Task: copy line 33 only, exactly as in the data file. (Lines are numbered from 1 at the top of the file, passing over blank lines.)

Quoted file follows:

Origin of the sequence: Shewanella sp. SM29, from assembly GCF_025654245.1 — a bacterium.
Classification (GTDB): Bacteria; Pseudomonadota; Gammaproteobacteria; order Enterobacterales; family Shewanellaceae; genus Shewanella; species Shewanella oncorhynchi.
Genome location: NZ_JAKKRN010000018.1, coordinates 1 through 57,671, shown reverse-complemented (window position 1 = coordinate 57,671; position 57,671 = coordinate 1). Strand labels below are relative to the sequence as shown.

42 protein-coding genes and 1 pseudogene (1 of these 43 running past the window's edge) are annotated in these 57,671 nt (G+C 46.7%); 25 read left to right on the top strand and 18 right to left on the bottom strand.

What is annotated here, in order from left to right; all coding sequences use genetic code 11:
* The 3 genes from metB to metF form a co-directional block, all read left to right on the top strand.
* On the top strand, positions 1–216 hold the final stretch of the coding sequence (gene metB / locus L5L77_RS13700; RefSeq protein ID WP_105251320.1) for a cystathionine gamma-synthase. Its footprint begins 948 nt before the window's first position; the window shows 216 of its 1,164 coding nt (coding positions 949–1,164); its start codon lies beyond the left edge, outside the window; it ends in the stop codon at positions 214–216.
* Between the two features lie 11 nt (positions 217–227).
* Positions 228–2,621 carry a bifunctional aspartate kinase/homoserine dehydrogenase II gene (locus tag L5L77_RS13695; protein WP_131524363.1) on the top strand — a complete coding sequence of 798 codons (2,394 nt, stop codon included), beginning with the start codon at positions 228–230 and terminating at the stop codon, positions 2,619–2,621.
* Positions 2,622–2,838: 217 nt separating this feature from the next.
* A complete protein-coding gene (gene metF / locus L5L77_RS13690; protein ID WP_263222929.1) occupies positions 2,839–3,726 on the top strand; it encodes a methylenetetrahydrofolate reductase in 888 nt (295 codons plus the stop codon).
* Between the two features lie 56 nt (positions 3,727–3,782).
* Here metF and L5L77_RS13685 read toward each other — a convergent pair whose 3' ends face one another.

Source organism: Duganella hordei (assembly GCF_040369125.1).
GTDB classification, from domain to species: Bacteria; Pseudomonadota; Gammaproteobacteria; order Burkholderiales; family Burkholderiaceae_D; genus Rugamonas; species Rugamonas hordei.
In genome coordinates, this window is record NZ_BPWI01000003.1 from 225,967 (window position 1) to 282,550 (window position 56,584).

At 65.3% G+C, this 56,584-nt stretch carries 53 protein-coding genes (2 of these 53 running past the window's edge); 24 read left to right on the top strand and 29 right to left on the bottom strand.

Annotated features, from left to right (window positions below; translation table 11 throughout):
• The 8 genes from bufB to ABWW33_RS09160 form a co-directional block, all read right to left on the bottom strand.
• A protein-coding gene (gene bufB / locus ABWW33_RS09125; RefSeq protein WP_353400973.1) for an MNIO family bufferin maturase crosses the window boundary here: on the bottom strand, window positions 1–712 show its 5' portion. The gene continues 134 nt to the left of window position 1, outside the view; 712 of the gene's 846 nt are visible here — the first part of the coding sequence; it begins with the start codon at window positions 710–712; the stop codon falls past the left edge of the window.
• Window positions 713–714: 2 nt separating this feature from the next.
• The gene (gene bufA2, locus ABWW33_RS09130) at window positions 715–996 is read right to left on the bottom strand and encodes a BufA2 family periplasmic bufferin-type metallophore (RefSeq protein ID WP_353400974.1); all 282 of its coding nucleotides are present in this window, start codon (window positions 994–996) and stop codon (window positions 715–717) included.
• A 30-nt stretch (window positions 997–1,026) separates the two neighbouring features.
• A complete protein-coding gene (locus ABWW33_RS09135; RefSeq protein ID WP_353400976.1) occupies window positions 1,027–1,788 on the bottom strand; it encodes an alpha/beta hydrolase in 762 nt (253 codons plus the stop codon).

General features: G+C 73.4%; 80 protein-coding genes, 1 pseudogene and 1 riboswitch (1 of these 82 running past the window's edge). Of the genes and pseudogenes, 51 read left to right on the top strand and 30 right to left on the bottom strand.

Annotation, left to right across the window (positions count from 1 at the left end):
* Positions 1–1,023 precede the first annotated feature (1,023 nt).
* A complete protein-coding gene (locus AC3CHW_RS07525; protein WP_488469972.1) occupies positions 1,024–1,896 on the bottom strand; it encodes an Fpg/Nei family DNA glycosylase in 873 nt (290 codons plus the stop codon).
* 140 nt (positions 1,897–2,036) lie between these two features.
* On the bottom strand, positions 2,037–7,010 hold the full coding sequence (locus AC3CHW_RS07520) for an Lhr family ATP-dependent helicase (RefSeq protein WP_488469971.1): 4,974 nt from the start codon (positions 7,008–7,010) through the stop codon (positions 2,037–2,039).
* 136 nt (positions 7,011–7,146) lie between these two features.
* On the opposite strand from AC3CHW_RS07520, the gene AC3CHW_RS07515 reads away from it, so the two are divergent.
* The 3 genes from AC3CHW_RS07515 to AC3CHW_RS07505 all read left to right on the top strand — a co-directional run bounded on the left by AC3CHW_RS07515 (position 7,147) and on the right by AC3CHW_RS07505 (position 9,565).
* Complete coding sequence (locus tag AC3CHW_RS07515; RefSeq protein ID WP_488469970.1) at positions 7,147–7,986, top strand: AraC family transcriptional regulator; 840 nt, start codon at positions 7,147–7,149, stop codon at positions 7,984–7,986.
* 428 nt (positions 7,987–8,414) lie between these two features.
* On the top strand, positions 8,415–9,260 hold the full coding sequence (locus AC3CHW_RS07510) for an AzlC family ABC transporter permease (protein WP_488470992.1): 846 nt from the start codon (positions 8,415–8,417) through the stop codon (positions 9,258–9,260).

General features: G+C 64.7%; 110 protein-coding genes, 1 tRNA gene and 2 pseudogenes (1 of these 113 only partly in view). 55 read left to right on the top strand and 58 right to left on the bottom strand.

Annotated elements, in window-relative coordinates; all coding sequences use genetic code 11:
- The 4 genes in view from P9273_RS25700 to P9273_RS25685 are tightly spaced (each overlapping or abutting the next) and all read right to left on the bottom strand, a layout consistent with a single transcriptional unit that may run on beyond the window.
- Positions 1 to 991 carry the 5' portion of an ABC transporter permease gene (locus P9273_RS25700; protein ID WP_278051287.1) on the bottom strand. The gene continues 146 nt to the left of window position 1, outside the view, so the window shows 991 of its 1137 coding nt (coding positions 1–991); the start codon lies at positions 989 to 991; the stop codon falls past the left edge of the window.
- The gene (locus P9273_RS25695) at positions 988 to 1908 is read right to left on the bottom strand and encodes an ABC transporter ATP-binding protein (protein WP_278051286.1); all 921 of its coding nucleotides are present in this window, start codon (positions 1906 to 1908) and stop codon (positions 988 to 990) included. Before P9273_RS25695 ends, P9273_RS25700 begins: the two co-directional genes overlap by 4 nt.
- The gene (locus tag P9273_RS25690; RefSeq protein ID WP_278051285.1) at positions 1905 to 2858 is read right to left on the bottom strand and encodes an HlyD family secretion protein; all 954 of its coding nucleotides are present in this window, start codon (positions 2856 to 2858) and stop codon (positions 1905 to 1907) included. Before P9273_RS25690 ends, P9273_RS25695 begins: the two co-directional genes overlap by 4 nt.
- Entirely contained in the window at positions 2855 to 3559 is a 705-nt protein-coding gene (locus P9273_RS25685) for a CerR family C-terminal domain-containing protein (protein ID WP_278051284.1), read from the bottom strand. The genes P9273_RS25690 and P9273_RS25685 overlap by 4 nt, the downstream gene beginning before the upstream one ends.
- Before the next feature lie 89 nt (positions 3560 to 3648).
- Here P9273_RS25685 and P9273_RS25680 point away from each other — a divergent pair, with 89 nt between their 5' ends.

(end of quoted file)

* The 3 genes from AC3CHW_RS07515 to AC3CHW_RS07505 all read left to right on the top strand — a co-directional run bounded on the left by AC3CHW_RS07515 (position 7,147) and on the right by AC3CHW_RS07505 (position 9,565).